Economic Development in India
An economist and an administrator will took upon these changes as an indication of increasing social welfare. But a layman has his own way of judging the economic development. He is primarily concerned with the betterment of his own lot. A Government exists for individuals; it exists and functions for the good of the common man.
The economists simply guide the government to enable it to serve the interest of the common man. But where is the common man today? The answer is clear; the common man, today, is neither materially better off nor mentally, as well as, psychologically happier than what he was under the alien rule in the country.
Along with the huge economic development, prices of all consumer-goods are soaring dreadfully and there are many classes of people whose incomes have relatively fallen. Food, the primary necessity of life, is becoming dearer and dearer. The agriculturist seems to benefit there form; but in the long run he, too, must suffer, sharing with his brethren the common miseries of life.
Apart from the miseries of common individual, as a nation, too, we are most discontented. As a nation, we are steeped in debt. Of course it is necessary for a growing country to borrow money; the international situation is such that foreign powers willingly lend us money. From, where has money to come for the repayment of all our debt? We are hoping for a greatly increased productivity of our economy. But it must be noted that it is the debt.
The common man has to put his hands in his pocket to supply the money for the redemption of the mounting foreign loans. But it is the common man whose interest is neglected today.
Our Government is proud of the great industrial plants which have started functioning under the Plans, and more are to be established under the new Plan. For example, we have mighty steel and power plants in various parts of the country. But the failure to move requisite quantities of coal to the plants has been adversely commented upon.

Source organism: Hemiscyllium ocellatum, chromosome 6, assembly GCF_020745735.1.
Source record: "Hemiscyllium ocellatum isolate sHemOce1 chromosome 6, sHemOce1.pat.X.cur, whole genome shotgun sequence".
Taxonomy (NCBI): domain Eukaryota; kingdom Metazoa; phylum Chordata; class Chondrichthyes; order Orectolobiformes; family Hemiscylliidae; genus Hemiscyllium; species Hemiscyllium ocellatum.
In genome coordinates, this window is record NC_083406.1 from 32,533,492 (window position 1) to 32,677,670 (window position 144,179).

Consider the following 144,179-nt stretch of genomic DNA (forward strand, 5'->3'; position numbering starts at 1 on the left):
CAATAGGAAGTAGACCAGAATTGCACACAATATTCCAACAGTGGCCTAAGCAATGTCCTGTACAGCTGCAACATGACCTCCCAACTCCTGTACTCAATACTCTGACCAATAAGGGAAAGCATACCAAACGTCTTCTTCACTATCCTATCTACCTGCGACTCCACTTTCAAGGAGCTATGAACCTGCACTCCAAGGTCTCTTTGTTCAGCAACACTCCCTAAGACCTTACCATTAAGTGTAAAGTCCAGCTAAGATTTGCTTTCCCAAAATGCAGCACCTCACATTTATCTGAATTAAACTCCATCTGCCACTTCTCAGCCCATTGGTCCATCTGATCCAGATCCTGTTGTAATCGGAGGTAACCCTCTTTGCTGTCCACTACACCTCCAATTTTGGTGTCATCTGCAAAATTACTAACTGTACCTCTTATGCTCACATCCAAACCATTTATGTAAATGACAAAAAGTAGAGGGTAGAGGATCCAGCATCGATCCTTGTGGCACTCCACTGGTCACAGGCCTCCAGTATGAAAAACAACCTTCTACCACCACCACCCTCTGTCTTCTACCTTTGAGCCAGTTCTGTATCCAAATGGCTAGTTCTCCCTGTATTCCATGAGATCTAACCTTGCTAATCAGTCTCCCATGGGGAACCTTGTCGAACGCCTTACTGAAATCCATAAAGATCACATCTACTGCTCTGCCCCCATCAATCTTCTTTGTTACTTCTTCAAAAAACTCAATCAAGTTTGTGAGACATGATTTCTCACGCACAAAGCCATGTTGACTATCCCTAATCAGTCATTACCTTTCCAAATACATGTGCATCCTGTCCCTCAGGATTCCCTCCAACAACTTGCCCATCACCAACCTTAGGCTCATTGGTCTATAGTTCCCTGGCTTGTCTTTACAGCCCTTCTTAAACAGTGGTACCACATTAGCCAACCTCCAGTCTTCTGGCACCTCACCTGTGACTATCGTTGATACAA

Agriculture is the backbone of Indian Economic Development. Regarding agriculture, it is clear fact that there has been much more to do. Of course, with the abolition of zamindari system, peasants have heaved a sigh of relief. But due to inadequate management and slackened control over the ownership of ‘seer’ Land by the ex-zamindars, especially in Uttar Pradesh., Bihar and Madhya Pradesh, the relief which peasants expected, has not been offered to.
There is lack of the latest scientific tools for cultivation work. Further, The village dwellers are streaming into urban areas, being attracted by a false notion that the industries would absorb them. But in reality migration tends to intensify the complexity of our unemployment problem.
To sum up, the economic situation in the country since the independence has been that the rich have become richer whereas the poor have become poorer. The laborers and common men have not yet been able to spare themselves from their economic wants of life.